Tuesday, February 20, 2007

Treasure Box by Orson Scott Card


Orson Scott Card has tackled many genres. He's done Sci-Fi, Fantasy, Urban Fantasy, Speculative fiction, Biblical fiction, thrillers, political novels, and horror novels. Treasure Box fits into the latter category.

Card has written 3 horror novels: Lost Boys, Homebody, and Treasure Box. Each has it's own story to tell and each is unique. Treasure Box is the story of Quentin Fears (pronounced "fierce"). Quentin lost his sister Lizzy at a very young age. Since then, he has always felt a close, almost supernatural bond with her. After making many wise investments and becoming a millionaire Quentin meets a woman, Madeline, who reminds him of his long lost sister and marries her without knowing much about her. In meeting her family for the first time, Card gives us the perfect example of why we should not rush into a marriage when we don't know the person we are betrothed to.

Treasure Box is a haunting and thrilling supernatural ride from beginning to end. Card once again does not disappoint. He shows how he can tackle any genre and in doing so, become the master of that genre. Behind every Card book is a cast of strong, inspiring, human characters that the reader grows attached to. Treasure Box is no exception. Card has a powerful ability to portray his characters as living souls and someone that each person can relate to. He knows the human psyche and soul well.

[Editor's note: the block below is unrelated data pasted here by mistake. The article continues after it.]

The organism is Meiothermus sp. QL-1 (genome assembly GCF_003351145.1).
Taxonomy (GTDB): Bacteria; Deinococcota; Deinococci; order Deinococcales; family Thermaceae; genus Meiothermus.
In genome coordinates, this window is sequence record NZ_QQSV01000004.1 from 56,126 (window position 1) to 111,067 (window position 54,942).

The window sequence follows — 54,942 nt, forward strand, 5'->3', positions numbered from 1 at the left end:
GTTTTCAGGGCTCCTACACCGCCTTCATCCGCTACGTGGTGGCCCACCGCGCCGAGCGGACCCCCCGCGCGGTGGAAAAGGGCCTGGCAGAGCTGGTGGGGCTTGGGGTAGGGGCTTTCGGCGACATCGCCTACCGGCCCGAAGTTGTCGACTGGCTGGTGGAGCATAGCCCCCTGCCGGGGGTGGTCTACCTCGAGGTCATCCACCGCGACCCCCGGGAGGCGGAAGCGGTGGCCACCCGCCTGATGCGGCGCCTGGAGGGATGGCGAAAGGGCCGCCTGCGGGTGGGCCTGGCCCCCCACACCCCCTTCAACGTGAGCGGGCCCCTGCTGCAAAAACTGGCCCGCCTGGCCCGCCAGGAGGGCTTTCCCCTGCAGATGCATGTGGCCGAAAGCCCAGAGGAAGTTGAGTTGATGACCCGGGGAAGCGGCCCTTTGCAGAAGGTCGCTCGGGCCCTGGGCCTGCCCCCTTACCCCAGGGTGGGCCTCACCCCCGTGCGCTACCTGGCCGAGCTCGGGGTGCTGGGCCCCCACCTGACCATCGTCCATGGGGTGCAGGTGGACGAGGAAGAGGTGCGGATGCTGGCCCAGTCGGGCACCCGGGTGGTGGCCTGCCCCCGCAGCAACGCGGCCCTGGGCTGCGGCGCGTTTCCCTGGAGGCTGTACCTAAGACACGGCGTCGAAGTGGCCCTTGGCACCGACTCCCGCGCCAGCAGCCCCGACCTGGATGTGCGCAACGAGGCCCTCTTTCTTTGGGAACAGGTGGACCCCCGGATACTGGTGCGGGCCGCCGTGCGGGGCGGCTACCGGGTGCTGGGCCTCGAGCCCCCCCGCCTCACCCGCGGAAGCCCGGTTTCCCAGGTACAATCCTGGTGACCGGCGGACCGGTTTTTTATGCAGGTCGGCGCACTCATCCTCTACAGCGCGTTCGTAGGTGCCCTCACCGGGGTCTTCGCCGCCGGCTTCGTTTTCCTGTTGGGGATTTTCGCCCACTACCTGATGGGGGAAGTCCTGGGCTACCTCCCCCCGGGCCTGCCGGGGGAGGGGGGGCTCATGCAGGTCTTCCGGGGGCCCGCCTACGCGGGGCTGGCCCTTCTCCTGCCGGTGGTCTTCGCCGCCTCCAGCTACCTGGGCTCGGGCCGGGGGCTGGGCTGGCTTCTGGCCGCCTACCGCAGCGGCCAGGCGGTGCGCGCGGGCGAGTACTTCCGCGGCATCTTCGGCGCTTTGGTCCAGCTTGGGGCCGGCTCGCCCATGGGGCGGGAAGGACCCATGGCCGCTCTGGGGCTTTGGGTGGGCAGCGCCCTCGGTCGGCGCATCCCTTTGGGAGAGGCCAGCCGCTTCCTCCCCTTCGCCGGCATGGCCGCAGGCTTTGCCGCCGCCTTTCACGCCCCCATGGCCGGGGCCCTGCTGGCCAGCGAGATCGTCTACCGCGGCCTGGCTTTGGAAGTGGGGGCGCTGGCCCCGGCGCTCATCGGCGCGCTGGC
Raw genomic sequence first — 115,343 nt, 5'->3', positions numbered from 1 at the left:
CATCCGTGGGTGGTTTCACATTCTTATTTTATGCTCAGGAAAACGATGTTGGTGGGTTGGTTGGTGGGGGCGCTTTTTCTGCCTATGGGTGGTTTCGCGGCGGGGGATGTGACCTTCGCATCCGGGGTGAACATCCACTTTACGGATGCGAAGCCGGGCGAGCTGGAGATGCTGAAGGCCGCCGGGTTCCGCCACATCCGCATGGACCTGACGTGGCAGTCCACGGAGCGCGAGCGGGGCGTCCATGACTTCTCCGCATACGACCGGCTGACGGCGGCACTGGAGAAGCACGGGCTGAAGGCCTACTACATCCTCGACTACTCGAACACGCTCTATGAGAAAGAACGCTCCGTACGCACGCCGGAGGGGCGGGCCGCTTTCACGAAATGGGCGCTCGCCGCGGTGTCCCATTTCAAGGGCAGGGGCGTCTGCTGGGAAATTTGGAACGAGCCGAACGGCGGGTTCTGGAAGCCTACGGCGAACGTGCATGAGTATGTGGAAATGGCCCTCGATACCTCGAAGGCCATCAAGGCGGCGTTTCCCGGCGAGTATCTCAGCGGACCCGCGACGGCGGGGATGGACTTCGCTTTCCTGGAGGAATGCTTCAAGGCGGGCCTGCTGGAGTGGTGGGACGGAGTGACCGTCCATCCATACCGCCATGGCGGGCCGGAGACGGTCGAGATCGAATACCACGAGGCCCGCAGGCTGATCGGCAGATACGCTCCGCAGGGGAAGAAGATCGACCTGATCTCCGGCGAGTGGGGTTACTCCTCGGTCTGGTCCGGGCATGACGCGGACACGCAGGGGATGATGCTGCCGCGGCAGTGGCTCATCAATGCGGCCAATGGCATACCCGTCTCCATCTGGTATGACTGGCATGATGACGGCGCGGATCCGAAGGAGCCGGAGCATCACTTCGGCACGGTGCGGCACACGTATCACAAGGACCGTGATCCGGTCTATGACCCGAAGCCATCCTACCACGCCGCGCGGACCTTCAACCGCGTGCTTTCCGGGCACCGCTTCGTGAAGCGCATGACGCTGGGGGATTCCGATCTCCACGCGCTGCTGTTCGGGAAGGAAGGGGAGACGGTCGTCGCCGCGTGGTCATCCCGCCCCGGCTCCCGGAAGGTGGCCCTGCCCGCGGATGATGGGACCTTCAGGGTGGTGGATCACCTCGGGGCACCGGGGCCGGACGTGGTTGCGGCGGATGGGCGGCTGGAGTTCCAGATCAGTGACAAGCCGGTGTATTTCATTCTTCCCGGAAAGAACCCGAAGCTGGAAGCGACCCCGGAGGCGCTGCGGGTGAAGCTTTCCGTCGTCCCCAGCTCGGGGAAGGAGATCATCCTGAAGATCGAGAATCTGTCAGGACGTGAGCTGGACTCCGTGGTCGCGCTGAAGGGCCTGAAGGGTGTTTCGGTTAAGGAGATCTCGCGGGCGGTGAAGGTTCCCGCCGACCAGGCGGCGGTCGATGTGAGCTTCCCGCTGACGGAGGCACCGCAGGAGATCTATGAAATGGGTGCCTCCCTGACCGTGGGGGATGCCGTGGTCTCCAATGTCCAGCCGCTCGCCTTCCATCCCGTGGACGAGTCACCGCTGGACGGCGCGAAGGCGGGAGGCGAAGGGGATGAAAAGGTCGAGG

I've read alot of criticism of Treasure Box, and I don't see why. I thought that it was a wonderful book from beginning to end. I've heard many people say that it "started too slow but gets really good in the middle." I don't think it started to slow at all. Rather than rushing in to the heart of the story, Card takes the time to build up his characters while at the same time setting up the story.

Card's done another wonderful job with Treasure Box, and I give it two thumbs up and a strong recommendation for someone looking for something more than another Stephen King novel.

4 comments:

Carl V. said...

Interesting, I didn't realize OSC had written any horror novels.

Admittedly I have seen films and read books that 'start slow', but it seems to be a by-product of the age of instant gratification that any time spent trying to develop a story rather than jumping right into the action is considered 'slow'. If done well a 'slow' beginning is the perfect way to present a story.

Chris said...

Totally agree with you. Personally, I like getting to know a character before the action kicks in.

OSC's horror novels are great! I really recommend Lost Boys. One of his best books and semi autobiographical. Get out the kleenex though!

Carl V. said...

Don't know if you noticed in the comments for today's post or not, but the ST documentary is being reaired on Saturday at 8p.m. Eastern, 7 p.m. Central. It is a 2 hour documentary.

Chris said...

Yay! Thanks a bunch. Another chance to see it.